What has Ken Clarke done wrong — other than commit the political sin of making a
media gaffe? Nothing. In yesterday’s now infamous BBC interview, he was simply attempting to explain his position on rape sentencing, which may or may not be the right one. It’s a
difficult question — and, under some antagonistic interrogation, he stumbled and got flustered. “Rape is rape,” said the radio interviewer. "Not it’s not," the
Justice Secretary replied. He later talked about “serious, proper rape.”
Bad phrasing? Certainly. Injudicious? Sure. But Clarke’s essential argument — that not all rapes are the same, that some rapes are worse than others — is quite obviously true. How
can one have a sensible discussion on the subject without accepting that point? By raising it, however, and by losing his cool with the press, Clarke has offended news morality and given his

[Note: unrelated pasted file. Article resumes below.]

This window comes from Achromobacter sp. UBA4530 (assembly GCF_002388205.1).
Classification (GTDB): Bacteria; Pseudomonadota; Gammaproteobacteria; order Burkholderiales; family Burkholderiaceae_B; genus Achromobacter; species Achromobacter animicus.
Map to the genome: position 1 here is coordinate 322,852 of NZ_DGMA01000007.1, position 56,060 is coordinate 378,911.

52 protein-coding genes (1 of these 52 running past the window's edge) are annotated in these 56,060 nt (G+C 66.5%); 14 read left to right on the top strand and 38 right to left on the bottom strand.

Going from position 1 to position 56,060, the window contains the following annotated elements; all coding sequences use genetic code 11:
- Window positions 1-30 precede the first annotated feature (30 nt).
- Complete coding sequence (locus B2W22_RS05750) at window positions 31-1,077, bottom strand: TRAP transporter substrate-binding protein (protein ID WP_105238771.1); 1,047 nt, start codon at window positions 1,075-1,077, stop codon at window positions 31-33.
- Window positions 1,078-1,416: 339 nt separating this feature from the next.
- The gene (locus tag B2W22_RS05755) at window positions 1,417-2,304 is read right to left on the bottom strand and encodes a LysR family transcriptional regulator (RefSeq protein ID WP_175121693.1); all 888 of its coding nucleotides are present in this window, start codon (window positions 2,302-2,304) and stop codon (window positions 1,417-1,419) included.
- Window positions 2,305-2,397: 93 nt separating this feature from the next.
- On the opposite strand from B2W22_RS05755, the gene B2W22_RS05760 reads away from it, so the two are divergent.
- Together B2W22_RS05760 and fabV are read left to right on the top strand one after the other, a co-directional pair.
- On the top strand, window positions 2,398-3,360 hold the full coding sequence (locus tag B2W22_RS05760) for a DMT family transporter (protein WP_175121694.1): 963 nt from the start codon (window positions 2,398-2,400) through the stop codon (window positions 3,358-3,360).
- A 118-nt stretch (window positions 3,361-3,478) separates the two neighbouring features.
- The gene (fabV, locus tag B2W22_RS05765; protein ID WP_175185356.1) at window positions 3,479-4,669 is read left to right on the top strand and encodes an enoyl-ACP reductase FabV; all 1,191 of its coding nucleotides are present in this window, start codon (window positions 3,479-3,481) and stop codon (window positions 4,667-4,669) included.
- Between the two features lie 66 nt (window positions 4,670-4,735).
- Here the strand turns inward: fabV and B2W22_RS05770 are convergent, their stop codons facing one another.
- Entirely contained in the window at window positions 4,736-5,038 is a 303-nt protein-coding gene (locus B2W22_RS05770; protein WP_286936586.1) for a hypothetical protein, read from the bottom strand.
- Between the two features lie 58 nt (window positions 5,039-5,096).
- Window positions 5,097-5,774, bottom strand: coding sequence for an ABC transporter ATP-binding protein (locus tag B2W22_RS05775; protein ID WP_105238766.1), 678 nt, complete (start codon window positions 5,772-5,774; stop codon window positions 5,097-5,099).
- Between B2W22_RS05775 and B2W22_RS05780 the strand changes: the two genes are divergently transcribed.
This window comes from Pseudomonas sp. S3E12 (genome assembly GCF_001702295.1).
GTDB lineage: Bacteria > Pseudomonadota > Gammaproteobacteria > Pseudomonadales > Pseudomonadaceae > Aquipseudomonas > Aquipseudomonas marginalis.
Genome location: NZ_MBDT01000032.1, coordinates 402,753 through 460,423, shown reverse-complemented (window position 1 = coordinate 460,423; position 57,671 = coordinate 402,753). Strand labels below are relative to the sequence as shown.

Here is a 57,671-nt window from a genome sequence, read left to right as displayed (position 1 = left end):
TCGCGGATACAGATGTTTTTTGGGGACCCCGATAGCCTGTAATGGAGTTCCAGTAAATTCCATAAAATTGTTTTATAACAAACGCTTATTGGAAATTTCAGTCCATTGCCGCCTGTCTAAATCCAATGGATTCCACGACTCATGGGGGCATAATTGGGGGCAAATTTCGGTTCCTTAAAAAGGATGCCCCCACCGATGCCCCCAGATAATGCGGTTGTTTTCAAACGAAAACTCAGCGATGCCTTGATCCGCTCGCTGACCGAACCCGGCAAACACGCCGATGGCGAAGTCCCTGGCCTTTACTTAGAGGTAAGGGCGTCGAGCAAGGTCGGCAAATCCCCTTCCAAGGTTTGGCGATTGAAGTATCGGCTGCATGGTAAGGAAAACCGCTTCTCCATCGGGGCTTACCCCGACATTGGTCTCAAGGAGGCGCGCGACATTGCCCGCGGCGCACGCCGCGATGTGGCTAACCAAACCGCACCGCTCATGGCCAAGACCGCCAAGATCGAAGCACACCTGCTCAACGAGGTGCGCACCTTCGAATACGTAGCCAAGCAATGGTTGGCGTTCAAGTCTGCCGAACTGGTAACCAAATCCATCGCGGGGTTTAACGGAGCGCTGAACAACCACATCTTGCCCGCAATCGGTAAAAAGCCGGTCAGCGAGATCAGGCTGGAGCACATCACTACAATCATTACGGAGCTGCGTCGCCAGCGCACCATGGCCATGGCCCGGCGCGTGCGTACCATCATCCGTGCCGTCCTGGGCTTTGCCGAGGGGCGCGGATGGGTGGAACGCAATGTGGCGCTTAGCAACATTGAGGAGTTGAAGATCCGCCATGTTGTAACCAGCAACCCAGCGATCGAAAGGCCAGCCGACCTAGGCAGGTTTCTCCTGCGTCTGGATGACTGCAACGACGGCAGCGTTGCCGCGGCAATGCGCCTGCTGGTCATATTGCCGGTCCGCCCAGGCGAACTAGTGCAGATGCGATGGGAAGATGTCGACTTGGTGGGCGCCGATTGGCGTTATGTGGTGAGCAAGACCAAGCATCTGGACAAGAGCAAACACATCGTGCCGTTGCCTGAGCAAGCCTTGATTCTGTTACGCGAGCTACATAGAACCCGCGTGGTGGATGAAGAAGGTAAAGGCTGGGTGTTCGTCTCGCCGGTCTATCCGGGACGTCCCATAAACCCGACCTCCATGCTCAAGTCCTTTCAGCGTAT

opponents something to attack. Ed Miliband pounced, and now the consensus is that he must go. The headlines are saying that he has ‘endangered women.’ The Sun has even taken to calling
him ‘rape storm Justice Secretary Ken Clarke’. This is hysterical nonsense. It implies that, following one radio interview, all those potential rapists out there — ie men –
might think that rape has suddenly become ok.
Ken can expect a rough old time on Question Time tonight. It will be more like an episode of the Jeremy Kyle Show. If there is one thing a studio audience relishes, it’s the opportunity to
get worked up about something like rape. Or paedos. But this mau-mauing of Clarke is demented. It means that the important and complicated issue of what we should do about sexual crimes has been
reduced to a shouting competition in which people scream ‘RAPE’ at each other with increasing volume.